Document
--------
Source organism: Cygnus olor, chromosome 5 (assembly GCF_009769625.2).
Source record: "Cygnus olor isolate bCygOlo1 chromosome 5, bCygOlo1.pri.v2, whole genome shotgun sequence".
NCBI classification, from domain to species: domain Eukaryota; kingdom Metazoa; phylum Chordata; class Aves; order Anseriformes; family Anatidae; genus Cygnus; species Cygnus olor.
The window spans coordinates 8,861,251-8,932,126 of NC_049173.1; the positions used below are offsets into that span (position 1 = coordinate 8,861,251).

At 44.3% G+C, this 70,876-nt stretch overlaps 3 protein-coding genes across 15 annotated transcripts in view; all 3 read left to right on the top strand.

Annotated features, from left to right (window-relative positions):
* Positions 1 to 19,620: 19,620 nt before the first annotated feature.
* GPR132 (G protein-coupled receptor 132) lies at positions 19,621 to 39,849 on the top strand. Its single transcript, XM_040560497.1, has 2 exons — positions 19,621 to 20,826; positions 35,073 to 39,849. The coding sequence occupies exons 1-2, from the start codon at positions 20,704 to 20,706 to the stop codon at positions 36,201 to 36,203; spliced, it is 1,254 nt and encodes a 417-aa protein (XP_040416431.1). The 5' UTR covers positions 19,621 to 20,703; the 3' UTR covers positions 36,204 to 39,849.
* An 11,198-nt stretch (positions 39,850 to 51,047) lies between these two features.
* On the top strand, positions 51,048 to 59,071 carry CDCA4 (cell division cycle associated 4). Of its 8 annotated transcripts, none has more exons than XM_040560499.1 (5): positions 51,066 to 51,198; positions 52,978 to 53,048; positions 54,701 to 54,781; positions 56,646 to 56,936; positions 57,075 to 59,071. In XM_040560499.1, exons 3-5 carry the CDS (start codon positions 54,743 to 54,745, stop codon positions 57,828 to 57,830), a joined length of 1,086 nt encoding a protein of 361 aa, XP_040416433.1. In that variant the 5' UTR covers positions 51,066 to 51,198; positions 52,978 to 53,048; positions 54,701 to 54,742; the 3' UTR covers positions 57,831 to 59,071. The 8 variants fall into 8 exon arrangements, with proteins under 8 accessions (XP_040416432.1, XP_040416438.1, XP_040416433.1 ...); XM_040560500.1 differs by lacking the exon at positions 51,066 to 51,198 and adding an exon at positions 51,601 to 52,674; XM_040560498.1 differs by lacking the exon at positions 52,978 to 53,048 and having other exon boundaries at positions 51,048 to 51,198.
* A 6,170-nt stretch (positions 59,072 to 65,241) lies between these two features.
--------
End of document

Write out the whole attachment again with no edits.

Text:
Source organism: Cygnus olor, chromosome 5 (assembly GCF_009769625.2).
Source record: "Cygnus olor isolate bCygOlo1 chromosome 5, bCygOlo1.pri.v2, whole genome shotgun sequence".
NCBI classification, from domain to species: domain Eukaryota; kingdom Metazoa; phylum Chordata; class Aves; order Anseriformes; family Anatidae; genus Cygnus; species Cygnus olor.
The window spans coordinates 8,861,251-8,932,126 of NC_049173.1; the positions used below are offsets into that span (position 1 = coordinate 8,861,251).

At 44.3% G+C, this 70,876-nt stretch overlaps 3 protein-coding genes across 15 annotated transcripts in view; all 3 read left to right on the top strand.

Annotated features, from left to right (window-relative positions):
* Positions 1 to 19,620: 19,620 nt before the first annotated feature.
* GPR132 (G protein-coupled receptor 132) lies at positions 19,621 to 39,849 on the top strand. Its single transcript, XM_040560497.1, has 2 exons — positions 19,621 to 20,826; positions 35,073 to 39,849. The coding sequence occupies exons 1-2, from the start codon at positions 20,704 to 20,706 to the stop codon at positions 36,201 to 36,203; spliced, it is 1,254 nt and encodes a 417-aa protein (XP_040416431.1). The 5' UTR covers positions 19,621 to 20,703; the 3' UTR covers positions 36,204 to 39,849.
* An 11,198-nt stretch (positions 39,850 to 51,047) lies between these two features.
* On the top strand, positions 51,048 to 59,071 carry CDCA4 (cell division cycle associated 4). Of its 8 annotated transcripts, none has more exons than XM_040560499.1 (5): positions 51,066 to 51,198; positions 52,978 to 53,048; positions 54,701 to 54,781; positions 56,646 to 56,936; positions 57,075 to 59,071. In XM_040560499.1, exons 3-5 carry the CDS (start codon positions 54,743 to 54,745, stop codon positions 57,828 to 57,830), a joined length of 1,086 nt encoding a protein of 361 aa, XP_040416433.1. In that variant the 5' UTR covers positions 51,066 to 51,198; positions 52,978 to 53,048; positions 54,701 to 54,742; the 3' UTR covers positions 57,831 to 59,071. The 8 variants fall into 8 exon arrangements, with proteins under 8 accessions (XP_040416432.1, XP_040416438.1, XP_040416433.1 ...); XM_040560500.1 differs by lacking the exon at positions 51,066 to 51,198 and adding an exon at positions 51,601 to 52,674; XM_040560498.1 differs by lacking the exon at positions 52,978 to 53,048 and having other exon boundaries at positions 51,048 to 51,198.
* A 6,170-nt stretch (positions 59,072 to 65,241) lies between these two features.